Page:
Emerging-Market Currencies Tumble

01-Feb-2014 Intellasia | Businessweek | 6:00 AM Print This Post

It’s been a chaotic 2014 for the Argentine peso, the Turkish lira, and South Africa’s rand. A falling currency alarms investors and risks inflation, but defending it from depreciation requires imposing high interest rates or using up precious reserves of foreign exchange.

Analysts at HSBC devised a taxonomy of emerging markets that separates the bad from the good. Here’s a paraphrase of the bank’s take:

The badly managed

Argentina, Venezuela, Ukraine

Unwillingness to let currencies fall has led to rapid losses of foreign exchange reserves. The HSBC analysts say a complete “macro overhaul” is needed.

The trade deficitand inflation club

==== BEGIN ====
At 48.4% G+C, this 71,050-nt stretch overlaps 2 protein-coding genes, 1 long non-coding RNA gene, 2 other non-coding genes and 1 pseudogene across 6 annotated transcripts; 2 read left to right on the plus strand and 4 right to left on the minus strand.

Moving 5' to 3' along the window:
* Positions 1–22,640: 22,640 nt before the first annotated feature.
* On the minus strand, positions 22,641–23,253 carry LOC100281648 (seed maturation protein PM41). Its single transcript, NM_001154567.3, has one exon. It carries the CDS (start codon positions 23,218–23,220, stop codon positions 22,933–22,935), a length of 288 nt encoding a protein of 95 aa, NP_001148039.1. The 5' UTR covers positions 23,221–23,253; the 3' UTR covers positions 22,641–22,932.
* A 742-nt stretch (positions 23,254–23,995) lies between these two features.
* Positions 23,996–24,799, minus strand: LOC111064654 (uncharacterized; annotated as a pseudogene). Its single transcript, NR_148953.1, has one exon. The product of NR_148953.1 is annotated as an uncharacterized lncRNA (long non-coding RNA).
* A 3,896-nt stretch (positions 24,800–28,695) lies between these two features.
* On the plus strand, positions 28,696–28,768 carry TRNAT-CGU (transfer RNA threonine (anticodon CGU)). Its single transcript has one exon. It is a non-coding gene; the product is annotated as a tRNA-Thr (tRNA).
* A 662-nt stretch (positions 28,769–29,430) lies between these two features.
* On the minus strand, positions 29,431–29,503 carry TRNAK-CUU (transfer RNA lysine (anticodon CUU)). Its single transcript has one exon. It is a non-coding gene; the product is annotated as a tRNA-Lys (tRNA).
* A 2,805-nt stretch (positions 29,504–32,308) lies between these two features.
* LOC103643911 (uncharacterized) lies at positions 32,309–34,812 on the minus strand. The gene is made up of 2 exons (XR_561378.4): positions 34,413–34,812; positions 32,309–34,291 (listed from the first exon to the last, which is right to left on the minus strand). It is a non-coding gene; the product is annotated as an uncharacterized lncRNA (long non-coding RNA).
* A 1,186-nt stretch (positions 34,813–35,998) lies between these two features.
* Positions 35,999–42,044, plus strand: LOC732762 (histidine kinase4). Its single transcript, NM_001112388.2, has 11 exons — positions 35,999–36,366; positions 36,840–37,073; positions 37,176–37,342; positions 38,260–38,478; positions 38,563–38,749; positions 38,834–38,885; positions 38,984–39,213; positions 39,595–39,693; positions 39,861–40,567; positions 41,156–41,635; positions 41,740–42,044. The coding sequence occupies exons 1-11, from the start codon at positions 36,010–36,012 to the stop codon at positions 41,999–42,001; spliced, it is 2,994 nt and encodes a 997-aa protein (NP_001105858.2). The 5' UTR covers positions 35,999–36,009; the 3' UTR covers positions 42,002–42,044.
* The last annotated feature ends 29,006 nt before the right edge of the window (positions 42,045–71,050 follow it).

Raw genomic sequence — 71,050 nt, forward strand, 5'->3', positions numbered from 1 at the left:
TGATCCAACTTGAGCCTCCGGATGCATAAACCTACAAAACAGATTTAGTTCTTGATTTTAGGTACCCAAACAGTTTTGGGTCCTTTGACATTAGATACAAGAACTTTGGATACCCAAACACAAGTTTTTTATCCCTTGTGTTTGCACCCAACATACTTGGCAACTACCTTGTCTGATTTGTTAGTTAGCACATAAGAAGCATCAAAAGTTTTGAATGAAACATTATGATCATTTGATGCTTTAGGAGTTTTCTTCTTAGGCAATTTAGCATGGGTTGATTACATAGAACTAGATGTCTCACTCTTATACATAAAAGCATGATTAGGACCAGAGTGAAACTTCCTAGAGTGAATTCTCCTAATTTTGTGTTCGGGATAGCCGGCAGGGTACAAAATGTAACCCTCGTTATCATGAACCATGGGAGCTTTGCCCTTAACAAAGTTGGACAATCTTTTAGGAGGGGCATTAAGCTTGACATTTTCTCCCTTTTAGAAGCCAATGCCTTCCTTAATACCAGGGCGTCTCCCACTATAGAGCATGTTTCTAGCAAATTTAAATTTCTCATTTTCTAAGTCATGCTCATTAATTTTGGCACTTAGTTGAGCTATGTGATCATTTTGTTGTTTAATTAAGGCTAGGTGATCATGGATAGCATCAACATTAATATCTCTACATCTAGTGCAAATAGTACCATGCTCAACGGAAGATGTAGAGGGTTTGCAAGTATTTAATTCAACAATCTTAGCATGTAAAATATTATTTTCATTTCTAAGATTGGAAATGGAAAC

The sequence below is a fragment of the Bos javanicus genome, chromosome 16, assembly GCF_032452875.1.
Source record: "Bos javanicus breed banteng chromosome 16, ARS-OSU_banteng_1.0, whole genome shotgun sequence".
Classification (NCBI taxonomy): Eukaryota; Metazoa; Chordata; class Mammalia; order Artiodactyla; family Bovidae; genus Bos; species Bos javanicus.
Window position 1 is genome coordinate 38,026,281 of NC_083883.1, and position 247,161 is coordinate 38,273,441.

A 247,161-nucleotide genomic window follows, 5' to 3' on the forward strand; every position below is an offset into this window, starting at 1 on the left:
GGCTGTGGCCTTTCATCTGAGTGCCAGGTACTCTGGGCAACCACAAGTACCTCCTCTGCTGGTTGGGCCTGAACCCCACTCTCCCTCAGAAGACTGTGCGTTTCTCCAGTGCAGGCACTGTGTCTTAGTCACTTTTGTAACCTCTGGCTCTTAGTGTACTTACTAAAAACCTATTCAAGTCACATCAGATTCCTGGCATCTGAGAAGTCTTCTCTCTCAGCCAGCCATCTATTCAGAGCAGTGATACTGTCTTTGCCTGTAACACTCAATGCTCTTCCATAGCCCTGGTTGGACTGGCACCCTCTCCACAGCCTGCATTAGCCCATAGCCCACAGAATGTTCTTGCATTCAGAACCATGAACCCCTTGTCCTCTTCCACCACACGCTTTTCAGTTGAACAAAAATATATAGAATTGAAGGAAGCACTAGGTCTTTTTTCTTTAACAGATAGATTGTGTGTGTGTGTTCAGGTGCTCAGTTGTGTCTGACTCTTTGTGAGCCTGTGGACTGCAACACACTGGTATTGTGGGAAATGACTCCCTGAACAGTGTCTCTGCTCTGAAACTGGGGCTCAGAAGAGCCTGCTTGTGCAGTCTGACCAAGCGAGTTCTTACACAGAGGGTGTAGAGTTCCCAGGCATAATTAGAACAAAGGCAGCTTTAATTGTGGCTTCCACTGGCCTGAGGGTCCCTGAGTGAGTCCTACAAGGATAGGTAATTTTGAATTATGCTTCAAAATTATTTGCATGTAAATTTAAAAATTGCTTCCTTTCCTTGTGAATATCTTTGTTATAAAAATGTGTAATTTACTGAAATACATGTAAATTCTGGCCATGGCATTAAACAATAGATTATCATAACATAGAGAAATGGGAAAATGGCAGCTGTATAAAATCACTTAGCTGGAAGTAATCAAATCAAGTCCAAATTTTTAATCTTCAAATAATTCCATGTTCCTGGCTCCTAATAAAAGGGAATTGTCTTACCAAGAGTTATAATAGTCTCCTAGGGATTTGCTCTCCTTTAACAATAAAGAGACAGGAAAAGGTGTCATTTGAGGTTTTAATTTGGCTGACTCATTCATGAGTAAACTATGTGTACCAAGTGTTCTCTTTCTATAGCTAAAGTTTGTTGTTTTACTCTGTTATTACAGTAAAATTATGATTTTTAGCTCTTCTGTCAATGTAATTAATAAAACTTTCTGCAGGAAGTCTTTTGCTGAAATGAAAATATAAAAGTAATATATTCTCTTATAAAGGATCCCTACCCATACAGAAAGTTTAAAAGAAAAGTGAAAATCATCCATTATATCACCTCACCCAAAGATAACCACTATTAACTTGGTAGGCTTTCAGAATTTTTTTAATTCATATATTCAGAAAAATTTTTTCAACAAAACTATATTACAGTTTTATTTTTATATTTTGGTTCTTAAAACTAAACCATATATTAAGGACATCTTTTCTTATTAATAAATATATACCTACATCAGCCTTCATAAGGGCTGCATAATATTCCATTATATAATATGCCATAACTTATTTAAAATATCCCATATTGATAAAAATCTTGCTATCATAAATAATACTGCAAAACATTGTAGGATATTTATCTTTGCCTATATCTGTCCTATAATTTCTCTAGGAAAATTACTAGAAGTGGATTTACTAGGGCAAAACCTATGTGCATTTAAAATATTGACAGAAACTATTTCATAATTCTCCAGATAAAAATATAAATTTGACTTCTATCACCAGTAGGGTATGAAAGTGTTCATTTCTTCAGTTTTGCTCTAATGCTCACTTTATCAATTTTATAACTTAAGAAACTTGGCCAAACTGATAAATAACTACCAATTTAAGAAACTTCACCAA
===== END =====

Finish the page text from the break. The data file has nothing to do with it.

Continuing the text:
Brazil, Turkey, Indonesia,India, South Africa

These countries need to cheapen their currencies to shrink yawning trade deficits and impose reforms to increase productivity.

The cyclically vulnerable

Czech Republic, Hungary, Mexico

Fundamentally strong, yet typically hit hard in a global downturn, they should recover once their major trading partners start buying again.

The happy depreciation club

Peru, Chile, Thailand, Israel

Retaining the confidence of investors, they were able to lower interest rates in 2013. They don’t mind if their currencies get a little cheaper.



Category: FinanceAsia

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